Commissioner Bob Embry after asking some quite pertinent question regarding the legal standing of the height limits but then offered a quote from the poet Ralph Waldo Emerson: "Foolish consistency is the hobgoblin of a small mind", thus giving the Commission a literary out of their conundrum. After that the deliberation of the CHAP commissioners was mostly jovial banter.
View along Cathedral Street

The Commission unanimously approved the design including its height violation. The developer needs to go to the City's zoning board next to get a waiver on insufficient parking and the height. It is easy to see how that board will be swayed.

Should the Historic Commission have voted otherwise? Certainly the project is well designed, certainly it is in the transition to the adjacent height zone of 140' and certainly a $35 million 126 unit building with a large grocery store or food hall will have a bigger economic impact than a refurbished collection of historic buildings housing an Eddies mini-mart. Certainly a tenth floor adds to the economic viability and more units may, indeed, offset expenses on the facade.

The demolition approval due to hardship already skirted hard on the edge of compliance with the three standards set in CHAP's regulations. Dispensing of the height regulations is not within the purview of the historic commission and sets an awful precedent.

The argument that bigger is better because of higher economic viability would be true for any project in any historic district, well designed or not. Applying this logic to a historic district would mean the end of historic preservation, plain and simple. Liking the architect and the developer shouldn't be enough to disregard the rules, no matter that transcendentalist Emerson also said "With consistency a great soul has simply nothing to do. He may as well concern himself with his shadow on the wall." Immanual Kant and his categorical imperative would be a better guide, essentially postulating that an ethical decision must be scalable.  And as far as law: Consistency is the great hallmark of a society which submits to the rule of law.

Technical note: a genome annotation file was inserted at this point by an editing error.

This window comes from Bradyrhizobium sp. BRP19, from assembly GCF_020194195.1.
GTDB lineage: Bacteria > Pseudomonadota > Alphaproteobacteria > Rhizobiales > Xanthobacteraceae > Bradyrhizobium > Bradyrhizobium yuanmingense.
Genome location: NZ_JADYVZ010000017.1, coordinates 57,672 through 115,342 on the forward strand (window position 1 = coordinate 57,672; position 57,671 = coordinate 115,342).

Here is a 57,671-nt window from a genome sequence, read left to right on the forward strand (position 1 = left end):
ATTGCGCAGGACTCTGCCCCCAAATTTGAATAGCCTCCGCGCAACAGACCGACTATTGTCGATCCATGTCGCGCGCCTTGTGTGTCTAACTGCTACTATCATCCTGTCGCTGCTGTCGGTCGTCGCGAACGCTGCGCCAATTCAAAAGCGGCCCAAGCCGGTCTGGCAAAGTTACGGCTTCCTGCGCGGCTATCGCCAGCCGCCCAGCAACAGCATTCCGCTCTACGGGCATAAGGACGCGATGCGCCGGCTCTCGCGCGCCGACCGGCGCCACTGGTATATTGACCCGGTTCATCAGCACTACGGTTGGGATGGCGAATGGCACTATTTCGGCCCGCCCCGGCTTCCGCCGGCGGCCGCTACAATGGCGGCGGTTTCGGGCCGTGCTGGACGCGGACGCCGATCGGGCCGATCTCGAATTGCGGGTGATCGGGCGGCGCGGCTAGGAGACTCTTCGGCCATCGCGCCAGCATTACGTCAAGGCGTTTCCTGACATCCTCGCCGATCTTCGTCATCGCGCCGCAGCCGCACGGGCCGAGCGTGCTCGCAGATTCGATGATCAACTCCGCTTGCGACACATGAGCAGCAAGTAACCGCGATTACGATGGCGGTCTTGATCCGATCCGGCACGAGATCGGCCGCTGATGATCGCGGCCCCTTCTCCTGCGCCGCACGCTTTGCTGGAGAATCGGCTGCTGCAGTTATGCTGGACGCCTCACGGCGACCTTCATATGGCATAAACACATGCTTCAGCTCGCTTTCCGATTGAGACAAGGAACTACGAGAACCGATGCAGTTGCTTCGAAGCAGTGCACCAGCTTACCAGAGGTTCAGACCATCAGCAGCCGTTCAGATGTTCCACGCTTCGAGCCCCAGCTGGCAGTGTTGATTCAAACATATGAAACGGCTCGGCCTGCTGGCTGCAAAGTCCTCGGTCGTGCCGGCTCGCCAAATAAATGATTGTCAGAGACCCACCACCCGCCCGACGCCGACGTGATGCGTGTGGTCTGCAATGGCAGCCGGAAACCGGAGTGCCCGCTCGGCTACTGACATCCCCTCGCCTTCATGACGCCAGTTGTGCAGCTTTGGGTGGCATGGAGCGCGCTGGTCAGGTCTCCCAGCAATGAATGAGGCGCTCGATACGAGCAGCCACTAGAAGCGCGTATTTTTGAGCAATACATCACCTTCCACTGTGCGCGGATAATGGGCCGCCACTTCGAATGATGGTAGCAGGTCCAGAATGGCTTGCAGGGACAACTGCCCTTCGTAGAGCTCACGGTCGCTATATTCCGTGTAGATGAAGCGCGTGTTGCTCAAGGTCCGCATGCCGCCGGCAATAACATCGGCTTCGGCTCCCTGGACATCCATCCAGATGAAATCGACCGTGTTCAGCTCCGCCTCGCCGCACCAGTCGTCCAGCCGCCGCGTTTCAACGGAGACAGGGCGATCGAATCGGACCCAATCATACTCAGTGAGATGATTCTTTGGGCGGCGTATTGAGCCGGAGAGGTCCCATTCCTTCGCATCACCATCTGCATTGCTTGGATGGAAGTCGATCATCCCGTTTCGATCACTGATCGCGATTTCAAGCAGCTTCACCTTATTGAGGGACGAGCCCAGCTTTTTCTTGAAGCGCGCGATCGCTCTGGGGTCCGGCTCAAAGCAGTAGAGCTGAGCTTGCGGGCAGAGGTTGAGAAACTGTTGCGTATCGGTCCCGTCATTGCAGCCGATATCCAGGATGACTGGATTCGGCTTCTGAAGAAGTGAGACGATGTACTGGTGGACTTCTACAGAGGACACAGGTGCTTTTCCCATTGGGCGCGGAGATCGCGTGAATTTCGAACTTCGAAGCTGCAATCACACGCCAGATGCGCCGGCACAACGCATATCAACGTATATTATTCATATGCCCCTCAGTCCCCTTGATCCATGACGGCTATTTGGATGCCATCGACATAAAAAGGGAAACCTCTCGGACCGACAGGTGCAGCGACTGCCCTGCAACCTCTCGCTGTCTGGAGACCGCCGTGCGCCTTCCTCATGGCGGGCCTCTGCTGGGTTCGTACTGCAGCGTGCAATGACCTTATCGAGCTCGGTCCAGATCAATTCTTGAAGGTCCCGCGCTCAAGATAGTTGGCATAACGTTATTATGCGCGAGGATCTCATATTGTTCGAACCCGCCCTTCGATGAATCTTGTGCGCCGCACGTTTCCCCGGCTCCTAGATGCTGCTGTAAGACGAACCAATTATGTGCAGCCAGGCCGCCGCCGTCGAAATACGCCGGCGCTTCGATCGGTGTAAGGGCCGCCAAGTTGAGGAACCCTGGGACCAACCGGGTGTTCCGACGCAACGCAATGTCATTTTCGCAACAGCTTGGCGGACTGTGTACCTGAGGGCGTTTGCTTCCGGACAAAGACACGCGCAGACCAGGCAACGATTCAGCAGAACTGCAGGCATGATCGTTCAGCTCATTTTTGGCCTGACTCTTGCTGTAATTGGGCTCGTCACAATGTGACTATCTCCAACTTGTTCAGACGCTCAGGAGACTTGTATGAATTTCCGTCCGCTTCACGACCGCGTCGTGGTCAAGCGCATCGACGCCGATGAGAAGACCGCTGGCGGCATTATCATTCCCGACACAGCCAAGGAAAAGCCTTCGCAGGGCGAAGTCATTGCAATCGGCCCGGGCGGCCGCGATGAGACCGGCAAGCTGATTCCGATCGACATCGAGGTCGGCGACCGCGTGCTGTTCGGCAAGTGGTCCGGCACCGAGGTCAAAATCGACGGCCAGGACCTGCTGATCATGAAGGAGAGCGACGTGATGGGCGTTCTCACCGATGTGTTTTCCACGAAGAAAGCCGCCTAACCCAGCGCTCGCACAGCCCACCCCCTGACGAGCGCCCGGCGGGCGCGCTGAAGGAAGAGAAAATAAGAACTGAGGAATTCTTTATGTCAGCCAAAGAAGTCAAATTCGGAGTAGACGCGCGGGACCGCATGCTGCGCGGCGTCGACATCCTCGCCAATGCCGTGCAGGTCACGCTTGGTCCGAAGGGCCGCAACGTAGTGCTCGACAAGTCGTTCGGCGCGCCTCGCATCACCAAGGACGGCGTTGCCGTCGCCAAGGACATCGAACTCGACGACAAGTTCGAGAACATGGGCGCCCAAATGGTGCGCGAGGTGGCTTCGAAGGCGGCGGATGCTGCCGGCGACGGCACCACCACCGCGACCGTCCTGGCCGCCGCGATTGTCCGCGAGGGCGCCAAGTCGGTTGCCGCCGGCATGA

Klaus Philipsen, FAIA

A streaming video of the session can be found here

See previous articles about the project on this blog:

Misunderstanding historic preservation
Tearing down Eddies in Mt Vernon?


Tuesday, April 10, 2018

State transportation: Lessons from this legislative session

Pretty much everybody agrees that one of the greatest challenges for the Baltimore Washington Metropolitan area is transportation. As in too much congestion, not enough transit, long commutes and no convincing plans for the future. Employers and employees complain how poor job access hampers economic development and environmentalists and environmental justice advocates agree that poor transportation is a serious equity issue.
lots of harmony in Annapolis.  (Photo: Maryland Reporter)

So how did the Maryland Assembly did on transportation in 2018, now that the legislative session came to an end yesterday? When you look at the local papers, transportation doesn't seem to have been on the agenda. They don't even mention the topic in their list of big wins of this years over 3,000 bills.

On second glance, though, there were some transportation bills and most passed. The tally just lacks the real zingers that would make the public's blood boil.